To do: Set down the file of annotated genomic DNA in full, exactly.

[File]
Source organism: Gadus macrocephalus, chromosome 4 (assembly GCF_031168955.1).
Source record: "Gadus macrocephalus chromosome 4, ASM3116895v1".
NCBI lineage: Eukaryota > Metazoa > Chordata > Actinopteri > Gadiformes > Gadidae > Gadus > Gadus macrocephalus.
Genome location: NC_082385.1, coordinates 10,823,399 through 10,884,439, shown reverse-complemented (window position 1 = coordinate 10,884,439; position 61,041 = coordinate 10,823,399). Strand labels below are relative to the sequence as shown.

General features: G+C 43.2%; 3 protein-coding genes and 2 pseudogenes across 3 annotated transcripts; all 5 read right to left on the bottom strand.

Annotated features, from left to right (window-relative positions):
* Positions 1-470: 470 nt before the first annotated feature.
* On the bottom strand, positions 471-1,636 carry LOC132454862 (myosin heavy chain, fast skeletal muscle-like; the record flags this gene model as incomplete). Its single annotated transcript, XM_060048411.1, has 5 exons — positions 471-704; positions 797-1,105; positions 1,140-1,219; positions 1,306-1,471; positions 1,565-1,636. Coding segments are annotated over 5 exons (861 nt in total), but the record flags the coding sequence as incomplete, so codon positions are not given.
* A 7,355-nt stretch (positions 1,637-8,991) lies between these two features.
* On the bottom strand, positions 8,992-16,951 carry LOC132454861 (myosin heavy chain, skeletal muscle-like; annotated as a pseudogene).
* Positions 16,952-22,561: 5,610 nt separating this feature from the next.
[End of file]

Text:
Source organism: Gadus macrocephalus, chromosome 4 (assembly GCF_031168955.1).
Source record: "Gadus macrocephalus chromosome 4, ASM3116895v1".
NCBI lineage: Eukaryota > Metazoa > Chordata > Actinopteri > Gadiformes > Gadidae > Gadus > Gadus macrocephalus.
Genome location: NC_082385.1, coordinates 10,823,399 through 10,884,439, shown reverse-complemented (window position 1 = coordinate 10,884,439; position 61,041 = coordinate 10,823,399). Strand labels below are relative to the sequence as shown.

General features: G+C 43.2%; 3 protein-coding genes and 2 pseudogenes across 3 annotated transcripts; all 5 read right to left on the bottom strand.

Annotated features, from left to right (window-relative positions):
* Positions 1-470: 470 nt before the first annotated feature.
* On the bottom strand, positions 471-1,636 carry LOC132454862 (myosin heavy chain, fast skeletal muscle-like; the record flags this gene model as incomplete). Its single annotated transcript, XM_060048411.1, has 5 exons — positions 471-704; positions 797-1,105; positions 1,140-1,219; positions 1,306-1,471; positions 1,565-1,636. Coding segments are annotated over 5 exons (861 nt in total), but the record flags the coding sequence as incomplete, so codon positions are not given.
* A 7,355-nt stretch (positions 1,637-8,991) lies between these two features.
* On the bottom strand, positions 8,992-16,951 carry LOC132454861 (myosin heavy chain, skeletal muscle-like; annotated as a pseudogene).
* Positions 16,952-22,561: 5,610 nt separating this feature from the next.